News is filtering through that CEL Australia's troubled Tower Melbourne project at 150 Queen Street may have moved closer to recommencing demolition and eventual construction following a recent Supreme Court sitting.
Displeased with perceived planning process improprieties involving 150 Queen Street (which holds Ministerial approval), owners of the adjoining 140 Queen Street had sought to challenge the Victorian Building Authority and independent statutory body the Building Appeals Board. For a detailed version of the fracas, The Age published this piece recently.
Colonial Range Pty Ltd v Victorian Building Authority & Colonial Range Pty Ltd v Building Appeals Board was slated for judgment on April 4th 2014 at the Supreme Court. It's understood Colonial Range was unsuccessful in its case, therefore removing a major obstacle in Tower Melbourne progressing. Whether this eliminates all legal impositions is unclear.
With increased hopes that Tower Melbourne's state of flux will be broken, it may gain two neighbours within close proximity down the track. Colonial Range's 140 Queen Street development has been dormant for some time although a 27 level mixed-use proposal exists, which project architect Kerstin Thompson described as follows:
This development occupies two sites in Melbourne’s CBD – one on Queen Street and the other on McKillop Street. Using air rights it bridges over Penfold Lane to link and consolidate them as a single development up to twenty seven floors. The proposed ambience of the design will build on the urban quality of Melbourne’s renown laneway precincts.
The tower and the podiums accommodate serviced apartments and office suites. The ground floors and level 1 of both podiums accommodate retail. The hotel lobby will occupy the western end of the McKillop Street podium and will open out to the newly created pedestrian lane at the corner of Penfold Lane. In support of the residential and hotel use the development also allows for meeting rooms and a gymnasium. It includes private and common landscape areas such as balconies and generous roof gardens.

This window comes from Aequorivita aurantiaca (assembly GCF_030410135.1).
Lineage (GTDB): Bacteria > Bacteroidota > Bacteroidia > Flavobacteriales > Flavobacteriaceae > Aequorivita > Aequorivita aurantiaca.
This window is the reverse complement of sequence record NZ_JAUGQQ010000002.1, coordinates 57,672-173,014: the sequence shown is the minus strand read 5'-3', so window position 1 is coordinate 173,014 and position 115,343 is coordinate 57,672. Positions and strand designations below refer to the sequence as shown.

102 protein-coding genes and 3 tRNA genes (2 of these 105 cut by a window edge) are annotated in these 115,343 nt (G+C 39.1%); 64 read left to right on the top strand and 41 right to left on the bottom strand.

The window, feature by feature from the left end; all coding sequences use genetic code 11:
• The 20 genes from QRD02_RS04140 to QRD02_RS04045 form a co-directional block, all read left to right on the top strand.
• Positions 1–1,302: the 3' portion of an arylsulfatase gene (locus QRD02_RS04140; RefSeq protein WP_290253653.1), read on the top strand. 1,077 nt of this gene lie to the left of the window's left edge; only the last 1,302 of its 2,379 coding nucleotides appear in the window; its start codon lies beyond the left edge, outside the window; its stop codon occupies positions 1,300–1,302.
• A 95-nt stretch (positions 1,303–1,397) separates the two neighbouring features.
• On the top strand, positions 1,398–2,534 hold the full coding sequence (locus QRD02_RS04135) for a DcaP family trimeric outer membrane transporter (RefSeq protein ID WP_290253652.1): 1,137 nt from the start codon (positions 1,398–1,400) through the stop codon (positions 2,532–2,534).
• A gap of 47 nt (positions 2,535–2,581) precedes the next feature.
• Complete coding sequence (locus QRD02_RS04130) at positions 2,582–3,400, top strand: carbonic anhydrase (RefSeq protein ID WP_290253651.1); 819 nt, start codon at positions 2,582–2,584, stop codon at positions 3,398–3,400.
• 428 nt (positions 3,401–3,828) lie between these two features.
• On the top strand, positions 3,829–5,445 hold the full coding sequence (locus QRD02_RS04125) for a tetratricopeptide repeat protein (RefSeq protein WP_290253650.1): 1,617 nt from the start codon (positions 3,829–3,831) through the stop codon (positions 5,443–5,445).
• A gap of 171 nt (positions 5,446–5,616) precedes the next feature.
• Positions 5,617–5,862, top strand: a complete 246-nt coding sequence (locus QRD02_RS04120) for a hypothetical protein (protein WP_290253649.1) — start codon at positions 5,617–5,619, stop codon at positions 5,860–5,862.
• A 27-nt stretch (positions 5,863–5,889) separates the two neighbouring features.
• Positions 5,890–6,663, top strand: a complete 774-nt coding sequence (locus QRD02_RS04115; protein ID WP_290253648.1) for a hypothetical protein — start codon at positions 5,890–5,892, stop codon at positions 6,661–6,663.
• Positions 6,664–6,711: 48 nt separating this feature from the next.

The layout and detail of the building envelope provides many opportunities for passive environmental design including a good quality of natural light and ventilation to the residential/office suites. The design assumes operable windows which in combination with the balconies and breezeways will facilitate cross flow ventilation. The various facade treatments include shading, thermal and tinted glazing for improved thermal performance.Kerstin Thompson, project architect
Abutting Tower Melbourne to The East is 405 Bourke Street which stands at the ready to attract a large commercial tenant. The 160 metre tower has the capacity to supply Melbourne with over 61,000 sq.m of additional premium office space and near 4000 sq.m of additional retail space, adding to the existing Foundry retail centre onsite. Designed by Woods Bagot and developed/built by Brookfield Australia/Brookfield Multiplex, the development would also feature an all new Gills Alley.
There it is, three towers within a stones throw of one another. All or none may be built; that's the nature of the development game.